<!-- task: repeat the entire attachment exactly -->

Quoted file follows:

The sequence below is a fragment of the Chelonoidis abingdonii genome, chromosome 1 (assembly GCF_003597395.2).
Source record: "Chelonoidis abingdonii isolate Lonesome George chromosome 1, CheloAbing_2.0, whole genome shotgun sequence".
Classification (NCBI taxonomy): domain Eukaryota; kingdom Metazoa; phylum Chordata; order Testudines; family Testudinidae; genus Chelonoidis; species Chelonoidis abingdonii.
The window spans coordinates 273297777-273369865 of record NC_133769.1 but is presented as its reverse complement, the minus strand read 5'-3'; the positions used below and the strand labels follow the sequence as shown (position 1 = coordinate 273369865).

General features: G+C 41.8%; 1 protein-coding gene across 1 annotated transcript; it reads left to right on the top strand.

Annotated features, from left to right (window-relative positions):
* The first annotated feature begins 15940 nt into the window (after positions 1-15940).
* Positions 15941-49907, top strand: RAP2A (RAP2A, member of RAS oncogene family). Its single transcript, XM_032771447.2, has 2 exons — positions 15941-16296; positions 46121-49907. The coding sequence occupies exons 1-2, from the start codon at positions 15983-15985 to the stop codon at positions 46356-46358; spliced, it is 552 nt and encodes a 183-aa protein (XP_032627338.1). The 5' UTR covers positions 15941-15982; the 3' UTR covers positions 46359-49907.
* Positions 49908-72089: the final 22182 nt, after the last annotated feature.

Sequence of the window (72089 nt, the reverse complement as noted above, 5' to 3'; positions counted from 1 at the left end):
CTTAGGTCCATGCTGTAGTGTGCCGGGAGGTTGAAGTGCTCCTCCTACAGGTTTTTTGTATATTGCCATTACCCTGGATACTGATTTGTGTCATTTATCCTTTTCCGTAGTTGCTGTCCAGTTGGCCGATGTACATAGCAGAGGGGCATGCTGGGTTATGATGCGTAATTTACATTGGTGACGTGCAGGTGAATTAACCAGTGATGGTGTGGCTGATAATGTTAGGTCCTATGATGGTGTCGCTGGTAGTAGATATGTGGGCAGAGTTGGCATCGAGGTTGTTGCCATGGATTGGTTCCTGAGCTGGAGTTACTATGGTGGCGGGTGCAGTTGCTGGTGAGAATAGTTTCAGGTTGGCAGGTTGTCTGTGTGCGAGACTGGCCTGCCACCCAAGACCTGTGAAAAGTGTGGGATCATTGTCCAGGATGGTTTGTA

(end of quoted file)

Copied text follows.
The sequence below is a fragment of the Chelonoidis abingdonii genome, chromosome 1 (assembly GCF_003597395.2).
Source record: "Chelonoidis abingdonii isolate Lonesome George chromosome 1, CheloAbing_2.0, whole genome shotgun sequence".
Classification (NCBI taxonomy): domain Eukaryota; kingdom Metazoa; phylum Chordata; order Testudines; family Testudinidae; genus Chelonoidis; species Chelonoidis abingdonii.
The window spans coordinates 273297777-273369865 of record NC_133769.1 but is presented as its reverse complement, the minus strand read 5'-3'; the positions used below and the strand labels follow the sequence as shown (position 1 = coordinate 273369865).

General features: G+C 41.8%; 1 protein-coding gene across 1 annotated transcript; it reads left to right on the top strand.

Annotated features, from left to right (window-relative positions):
* The first annotated feature begins 15940 nt into the window (after positions 1-15940).
* Positions 15941-49907, top strand: RAP2A (RAP2A, member of RAS oncogene family). Its single transcript, XM_032771447.2, has 2 exons — positions 15941-16296; positions 46121-49907. The coding sequence occupies exons 1-2, from the start codon at positions 15983-15985 to the stop codon at positions 46356-46358; spliced, it is 552 nt and encodes a 183-aa protein (XP_032627338.1). The 5' UTR covers positions 15941-15982; the 3' UTR covers positions 46359-49907.
* Positions 49908-72089: the final 22182 nt, after the last annotated feature.

Sequence of the window (72089 nt, the reverse complement as noted above, 5' to 3'; positions counted from 1 at the left end):
CTTAGGTCCATGCTGTAGTGTGCCGGGAGGTTGAAGTGCTCCTCCTACAGGTTTTTTGTATATTGCCATTACCCTGGATACTGATTTGTGTCATTTATCCTTTTCCGTAGTTGCTGTCCAGTTGGCCGATGTACATAGCAGAGGGGCATGCTGGGTTATGATGCGTAATTTACATTGGTGACGTGCAGGTGAATTAACCAGTGATGGTGTGGCTGATAATGTTAGGTCCTATGATGGTGTCGCTGGTAGTAGATATGTGGGCAGAGTTGGCATCGAGGTTGTTGCCATGGATTGGTTCCTGAGCTGGAGTTACTATGGTGGCGGGTGCAGTTGCTGGTGAGAATAGTTTCAGGTTGGCAGGTTGTCTGTGTGCGAGACTGGCCTGCCACCCAAGACCTGTGAAAAGTGTGGGATCATTGTCCAGGATGGTTTGTA